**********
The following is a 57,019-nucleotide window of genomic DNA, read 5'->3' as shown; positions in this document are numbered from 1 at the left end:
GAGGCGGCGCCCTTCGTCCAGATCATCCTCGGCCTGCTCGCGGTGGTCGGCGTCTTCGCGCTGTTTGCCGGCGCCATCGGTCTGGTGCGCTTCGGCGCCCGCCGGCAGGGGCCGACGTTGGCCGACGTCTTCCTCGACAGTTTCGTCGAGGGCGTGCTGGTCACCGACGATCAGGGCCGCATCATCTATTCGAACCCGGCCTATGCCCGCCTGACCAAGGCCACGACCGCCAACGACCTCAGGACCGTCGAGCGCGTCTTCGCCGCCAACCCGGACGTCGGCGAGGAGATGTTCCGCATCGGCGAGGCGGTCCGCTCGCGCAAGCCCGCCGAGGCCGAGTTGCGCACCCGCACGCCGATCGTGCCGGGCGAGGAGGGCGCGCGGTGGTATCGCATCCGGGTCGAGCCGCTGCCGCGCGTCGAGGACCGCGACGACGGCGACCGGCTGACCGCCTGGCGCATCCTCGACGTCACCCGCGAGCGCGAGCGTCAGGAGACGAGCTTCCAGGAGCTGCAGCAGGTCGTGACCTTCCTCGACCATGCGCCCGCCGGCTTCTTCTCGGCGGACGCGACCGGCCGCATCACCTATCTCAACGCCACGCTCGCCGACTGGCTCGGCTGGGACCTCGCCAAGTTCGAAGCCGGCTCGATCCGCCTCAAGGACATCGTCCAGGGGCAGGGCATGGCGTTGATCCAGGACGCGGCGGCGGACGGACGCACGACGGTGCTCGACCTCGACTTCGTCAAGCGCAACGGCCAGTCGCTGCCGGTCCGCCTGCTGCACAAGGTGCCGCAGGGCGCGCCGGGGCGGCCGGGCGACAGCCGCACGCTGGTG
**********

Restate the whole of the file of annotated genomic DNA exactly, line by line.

The following is a 57,019-nucleotide window of genomic DNA, read 5'->3' as shown; positions in this document are numbered from 1 at the left end:
GAGGCGGCGCCCTTCGTCCAGATCATCCTCGGCCTGCTCGCGGTGGTCGGCGTCTTCGCGCTGTTTGCCGGCGCCATCGGTCTGGTGCGCTTCGGCGCCCGCCGGCAGGGGCCGACGTTGGCCGACGTCTTCCTCGACAGTTTCGTCGAGGGCGTGCTGGTCACCGACGATCAGGGCCGCATCATCTATTCGAACCCGGCCTATGCCCGCCTGACCAAGGCCACGACCGCCAACGACCTCAGGACCGTCGAGCGCGTCTTCGCCGCCAACCCGGACGTCGGCGAGGAGATGTTCCGCATCGGCGAGGCGGTCCGCTCGCGCAAGCCCGCCGAGGCCGAGTTGCGCACCCGCACGCCGATCGTGCCGGGCGAGGAGGGCGCGCGGTGGTATCGCATCCGGGTCGAGCCGCTGCCGCGCGTCGAGGACCGCGACGACGGCGACCGGCTGACCGCCTGGCGCATCCTCGACGTCACCCGCGAGCGCGAGCGTCAGGAGACGAGCTTCCAGGAGCTGCAGCAGGTCGTGACCTTCCTCGACCATGCGCCCGCCGGCTTCTTCTCGGCGGACGCGACCGGCCGCATCACCTATCTCAACGCCACGCTCGCCGACTGGCTCGGCTGGGACCTCGCCAAGTTCGAAGCCGGCTCGATCCGCCTCAAGGACATCGTCCAGGGGCAGGGCATGGCGTTGATCCAGGACGCGGCGGCGGACGGACGCACGACGGTGCTCGACCTCGACTTCGTCAAGCGCAACGGCCAGTCGCTGCCGGTCCGCCTGCTGCACAAGGTGCCGCAGGGCGCGCCGGGGCGGCCGGGCGACAGCCGCACGCTGGTG